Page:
Merseyside is expected to be the only part of England to face the tightest restrictions under the new “three tier” system due to be revealed on Monday.
Some hospitality venues will be closed, apart from takeaway, a government source told the BBC’s political editor Laura Kuenssberg.
And only one household – or “bubble” – is likely to be able to meet indoors.
But Steve Rotheram, the mayor of the Liverpool City Region, said on Sunday evening “no deal has been agreed”.
New local lockdown rules for England are due to be announced on Monday.
In Merseyside, alongside the closure of some hospitality venues travel will be limited into and out of the area for school, work, or transit only.
People from outside Merseyside will not be allowed to stay overnight, but it is expected that leisure facilities can stay open.
Liverpool recorded 600 cases per 100,000 people in the week ending 6 October. The average for England was 74.
The Liverpool City Region includes the local authority districts of Halton, Knowsley, Sefton, St Helens and Wirral, as well as Liverpool.
Under Tier 2 restrictions, people are likely to be discouraged to travel, and only one household or one bubble is expected to be allowed to meet indoors.
Tier 1 restrictions are expected to be similar to current national rules.
That would allow up to six people of any age from multiple households to meet indoors and outdoors, with pubs and restaurants closing at 22:00.
More clarity is expected on Monday, with new restrictions to be reviewed after a month.
BBC political correspondent Chris Mason said Monday’s announcement would mark “a distinct new phase in how the pandemic is managed in England”.
He said we will get the details of the three tiers but it will “take time” before it is known in which tier each of the different regions will be placed.
Whilst Liverpool will fall into the “highest alert level”, the debate was “continuing” and it was “not certain that it will be signed off and announced” by Monday.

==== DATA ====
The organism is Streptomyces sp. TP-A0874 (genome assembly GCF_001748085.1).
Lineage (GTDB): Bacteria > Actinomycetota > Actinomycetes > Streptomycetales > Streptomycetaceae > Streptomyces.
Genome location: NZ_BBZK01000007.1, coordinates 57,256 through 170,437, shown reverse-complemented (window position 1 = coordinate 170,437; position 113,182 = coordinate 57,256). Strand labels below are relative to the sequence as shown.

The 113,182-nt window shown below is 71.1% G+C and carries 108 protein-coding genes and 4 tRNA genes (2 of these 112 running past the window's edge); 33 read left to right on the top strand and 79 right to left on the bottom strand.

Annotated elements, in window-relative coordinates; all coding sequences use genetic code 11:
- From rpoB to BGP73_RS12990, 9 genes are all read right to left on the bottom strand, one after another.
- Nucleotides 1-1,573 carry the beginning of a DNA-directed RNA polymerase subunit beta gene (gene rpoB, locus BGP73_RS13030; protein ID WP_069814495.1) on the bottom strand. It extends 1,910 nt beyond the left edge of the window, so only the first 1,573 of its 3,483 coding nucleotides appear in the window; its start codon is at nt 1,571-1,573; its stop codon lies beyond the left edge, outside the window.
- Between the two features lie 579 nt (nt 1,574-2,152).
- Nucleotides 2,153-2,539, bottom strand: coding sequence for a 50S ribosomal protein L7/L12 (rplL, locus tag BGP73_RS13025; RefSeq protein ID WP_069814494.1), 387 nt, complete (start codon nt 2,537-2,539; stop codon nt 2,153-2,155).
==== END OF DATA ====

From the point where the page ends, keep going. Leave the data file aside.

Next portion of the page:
Talks between the government and other regions are ongoing, he said, adding that leaders in the North East of England have a call booked in the morning.
Mr Rotheram confirmed that “negotiations were ongoing”.
“Government have been clear from the start that they plan on placing the Liverpool City Region in Tier 3 and plan on announcing this tomorrow [Monday],” he wrote on Twitter.
“Whilst we have asked for the evidence to support the decision, none has been forthcoming.
“Throughout, we have been clear that new restrictions must come with the financial support to protect local jobs and businesses.
“No agreement has yet been reached on this point and negotiations are ongoing. As in all these things, the devil will be in the detail. A deal is not a deal until it is agreed.”
Mr Rotheram has previously warned the government “can’t do lockdown on the cheap” and called for a support package for the city region.
He said the government should pay 80% of workers’ wages – as was the case under the furlough scheme – if their employers are shut down, rather than the 67% to be paid under the expanded Job Support Scheme.
In a video posted to his Twitter account on Sunday, he warned that the region would not accept a “lower rate” of financial support, especially when it had a “huge, disproportionate number working in the visitor economy – people who are on less than £9 an hour”.
Meanwhile, Joe Anderson, the mayor of Liverpool (the city, as opposed to the region), tweeted: “We have not agreed anything, we have been told this is what government intends to do with ‘no buts’.”
It was thought Manchester may be included in Tier 3, but the BBC understands there have been no contacts between ministers and political leaders in Greater Manchester since Friday night.
Hard to judge impact on virus
The problem with introducing the sort of restrictions that are being suggested to control the spread of the virus is that no-one is really sure whether they will really work.
Firstly, while the government’s advisers can track patterns in where infected individuals have been prior to being diagnosed, they cannot prove that they were actually infected in those places.
Secondly, there will be unintended consequences.
Close venues and you may make the situation worse by driving people to mix more in private homes which are less “Covid-secure”.
It is a point that has been made in recent days by Manchester City Council leader Sir Richard Leese as well as others as ministers weigh up their options.
Then there is the economic, social and emotional toll of closing down parts of a community.
These are decisions that will divide opinion and, what is more, it will be nigh on impossible to judge exactly what impact they will have had on the virus.
Greater Manchester Police have so far handed out more than 70 fines over the weekend for breaches of coronavirus laws, which included a gathering of up to 100 people.
On Saturday, officers broke up a party of up to 100 students at a property in south Manchester, issuing seven fines and a noise abatement order.
Police were called to a separate house party the same night, where up to 20 people attempted to flee from the back of the property, resulting in four fines being issued.
On Sunday, 12,872 people in the UK were reported to have tested positive for coronavirus – some 2,294 fewer than on Saturday.
There were a further 65 deaths – down from 81 on Saturday.